People are funny animals. Even when faced with fact, they can justify nearly anything.

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  4. Thanks for putting it out there for all the "doubting Thomases" to learn from. You write beautifully.

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    1. Thank you for your comment. Beams are a controversial subject. Yesterday I heard from a lady living in an 1808 Federal house. She proudly told me that all the beams had been painted white and that they have taken they all back to the original brown. What could I say?

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    2. That was nearly painful to read. Ignorance appears to revel in its own misinformation as evidenced by your 1808 Federal woman.

      SMH

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  5. Great blog. A few thoughts in the exposed beam vs cased in structure with plaster look.

    We need to account for the fact that for many original owners, they were happy ~just~ to have a home and roof over their head. Many first period and second period houses were not that big; expanded over time to become the houses we see today. The expense of a new home, especially those built in the first period, was extremely high. Form usually follows function so for many of these houses, the exposed beams were in fact the original appearance until the family had the money to case in the joists above. We often forget that the sheer labor and/or involved costs in an age without mortgages meant that people updated when they had the saved up 'cash' or a windfall after several seasons of profits from farm or business.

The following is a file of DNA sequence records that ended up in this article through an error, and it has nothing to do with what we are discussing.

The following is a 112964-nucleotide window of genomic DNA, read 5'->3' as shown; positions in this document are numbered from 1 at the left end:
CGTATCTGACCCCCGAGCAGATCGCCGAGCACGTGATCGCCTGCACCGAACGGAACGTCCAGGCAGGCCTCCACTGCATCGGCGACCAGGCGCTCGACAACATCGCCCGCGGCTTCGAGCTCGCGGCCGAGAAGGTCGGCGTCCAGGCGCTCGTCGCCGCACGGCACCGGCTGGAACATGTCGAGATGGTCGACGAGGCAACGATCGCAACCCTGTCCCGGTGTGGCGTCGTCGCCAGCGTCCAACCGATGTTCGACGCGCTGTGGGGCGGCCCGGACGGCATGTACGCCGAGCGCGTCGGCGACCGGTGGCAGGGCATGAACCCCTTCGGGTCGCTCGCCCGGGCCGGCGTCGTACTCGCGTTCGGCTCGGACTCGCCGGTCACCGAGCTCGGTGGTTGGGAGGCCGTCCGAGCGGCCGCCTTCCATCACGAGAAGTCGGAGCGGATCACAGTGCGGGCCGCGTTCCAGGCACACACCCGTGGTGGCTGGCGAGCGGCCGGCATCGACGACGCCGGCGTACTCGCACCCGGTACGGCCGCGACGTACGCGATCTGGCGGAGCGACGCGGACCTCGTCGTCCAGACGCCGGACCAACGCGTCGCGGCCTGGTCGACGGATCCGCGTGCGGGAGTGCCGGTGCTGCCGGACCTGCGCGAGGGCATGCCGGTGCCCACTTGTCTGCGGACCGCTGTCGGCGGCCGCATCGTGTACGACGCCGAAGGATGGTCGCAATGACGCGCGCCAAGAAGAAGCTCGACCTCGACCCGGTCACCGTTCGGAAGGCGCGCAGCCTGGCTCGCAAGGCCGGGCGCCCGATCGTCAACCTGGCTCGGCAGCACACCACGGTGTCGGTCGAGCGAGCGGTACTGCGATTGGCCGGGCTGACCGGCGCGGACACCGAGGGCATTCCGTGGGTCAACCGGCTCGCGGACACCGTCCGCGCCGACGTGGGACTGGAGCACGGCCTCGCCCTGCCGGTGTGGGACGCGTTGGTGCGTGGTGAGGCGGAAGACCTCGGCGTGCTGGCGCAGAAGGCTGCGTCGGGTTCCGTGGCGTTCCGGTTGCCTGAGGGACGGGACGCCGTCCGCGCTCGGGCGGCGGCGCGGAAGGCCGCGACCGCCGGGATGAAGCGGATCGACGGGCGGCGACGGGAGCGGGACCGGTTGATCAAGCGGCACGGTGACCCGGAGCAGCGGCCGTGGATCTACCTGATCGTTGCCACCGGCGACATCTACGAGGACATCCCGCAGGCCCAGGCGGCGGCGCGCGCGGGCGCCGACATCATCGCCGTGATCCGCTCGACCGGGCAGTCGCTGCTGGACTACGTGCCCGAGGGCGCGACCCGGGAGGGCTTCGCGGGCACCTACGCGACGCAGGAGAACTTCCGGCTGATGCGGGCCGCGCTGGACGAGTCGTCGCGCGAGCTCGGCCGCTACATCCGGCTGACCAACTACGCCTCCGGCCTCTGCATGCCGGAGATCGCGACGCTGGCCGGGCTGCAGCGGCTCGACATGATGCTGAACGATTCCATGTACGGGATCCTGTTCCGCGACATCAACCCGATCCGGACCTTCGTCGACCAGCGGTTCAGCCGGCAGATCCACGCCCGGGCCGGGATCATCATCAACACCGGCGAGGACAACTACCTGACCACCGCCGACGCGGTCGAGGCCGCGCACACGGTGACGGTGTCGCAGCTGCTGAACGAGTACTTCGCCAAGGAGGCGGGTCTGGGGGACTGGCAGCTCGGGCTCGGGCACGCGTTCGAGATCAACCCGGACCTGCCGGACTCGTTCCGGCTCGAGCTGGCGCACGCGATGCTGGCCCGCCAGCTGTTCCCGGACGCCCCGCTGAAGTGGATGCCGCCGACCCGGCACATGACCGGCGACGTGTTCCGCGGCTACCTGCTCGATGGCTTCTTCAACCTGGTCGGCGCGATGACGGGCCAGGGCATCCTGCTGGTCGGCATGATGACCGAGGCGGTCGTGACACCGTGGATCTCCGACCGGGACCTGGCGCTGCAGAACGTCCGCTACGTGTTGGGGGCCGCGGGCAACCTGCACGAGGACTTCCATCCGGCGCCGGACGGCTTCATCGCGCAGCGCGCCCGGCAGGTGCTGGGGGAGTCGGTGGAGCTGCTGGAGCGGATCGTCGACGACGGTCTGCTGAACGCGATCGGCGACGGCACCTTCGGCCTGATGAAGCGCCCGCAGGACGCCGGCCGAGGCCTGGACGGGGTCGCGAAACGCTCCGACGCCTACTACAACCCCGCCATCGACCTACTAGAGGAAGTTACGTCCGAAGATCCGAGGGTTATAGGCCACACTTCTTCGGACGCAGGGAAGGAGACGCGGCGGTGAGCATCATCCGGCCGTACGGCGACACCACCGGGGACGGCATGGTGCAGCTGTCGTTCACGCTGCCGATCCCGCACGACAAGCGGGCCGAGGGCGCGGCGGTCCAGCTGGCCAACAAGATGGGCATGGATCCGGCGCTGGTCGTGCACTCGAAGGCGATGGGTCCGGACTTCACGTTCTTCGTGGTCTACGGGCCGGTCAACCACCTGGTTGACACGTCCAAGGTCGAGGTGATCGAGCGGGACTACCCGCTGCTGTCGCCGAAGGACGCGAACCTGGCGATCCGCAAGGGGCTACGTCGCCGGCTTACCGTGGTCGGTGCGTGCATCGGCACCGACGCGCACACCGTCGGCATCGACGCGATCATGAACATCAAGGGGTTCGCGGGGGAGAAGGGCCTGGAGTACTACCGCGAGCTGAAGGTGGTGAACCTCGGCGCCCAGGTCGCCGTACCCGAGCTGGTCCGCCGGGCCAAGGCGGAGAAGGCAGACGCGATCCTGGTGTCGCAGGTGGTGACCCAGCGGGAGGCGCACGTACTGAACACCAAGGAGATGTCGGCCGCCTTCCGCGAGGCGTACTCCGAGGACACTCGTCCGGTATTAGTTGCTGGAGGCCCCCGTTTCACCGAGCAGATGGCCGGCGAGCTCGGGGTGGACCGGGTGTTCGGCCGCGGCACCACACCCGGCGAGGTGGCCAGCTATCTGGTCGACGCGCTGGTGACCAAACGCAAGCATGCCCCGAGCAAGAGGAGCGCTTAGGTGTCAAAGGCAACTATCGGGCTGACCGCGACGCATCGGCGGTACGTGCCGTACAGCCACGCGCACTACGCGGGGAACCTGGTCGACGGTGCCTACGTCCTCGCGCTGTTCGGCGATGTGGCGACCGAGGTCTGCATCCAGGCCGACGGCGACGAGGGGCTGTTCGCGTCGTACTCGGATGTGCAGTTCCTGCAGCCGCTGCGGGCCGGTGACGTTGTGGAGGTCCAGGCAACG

Further, we often forget that reducing a huge tree to squared lumber or planks was far more impressive than it is today with our lumber yards at hardware stores. A cut or hewn or planed piece of wood was 'flat' and beyond the knowledge, let alone skills of most people. What is rough to us or imperfect to us--was fine back then. I restore antiques and old houses...we apply too many modern aesthetics to history. Its hard not to sometimes.

    Even planing or dressing the rough cut of lumber was a skilled labor of additional expense. Did you have the means to afford it? Accounts from the 17th and 18th century suggest this was not cheap.

    I have been in numerous first and second period houses that clearly show plastered or boxed in framework long after their original creation. In one house, built about 1698-1710, it was clear that for many years, the cooking hall was left unboxed/plastered because we could see smoke stains. I have also found lathe of simple pine on the ceilings of these houses with a mix of late 18th/early 19th century nails along with hand forged ones (likely purchased from a local smith when the good "modern" nails ran out) In other words we found good evidence the joists were covered toward the latter 18th century.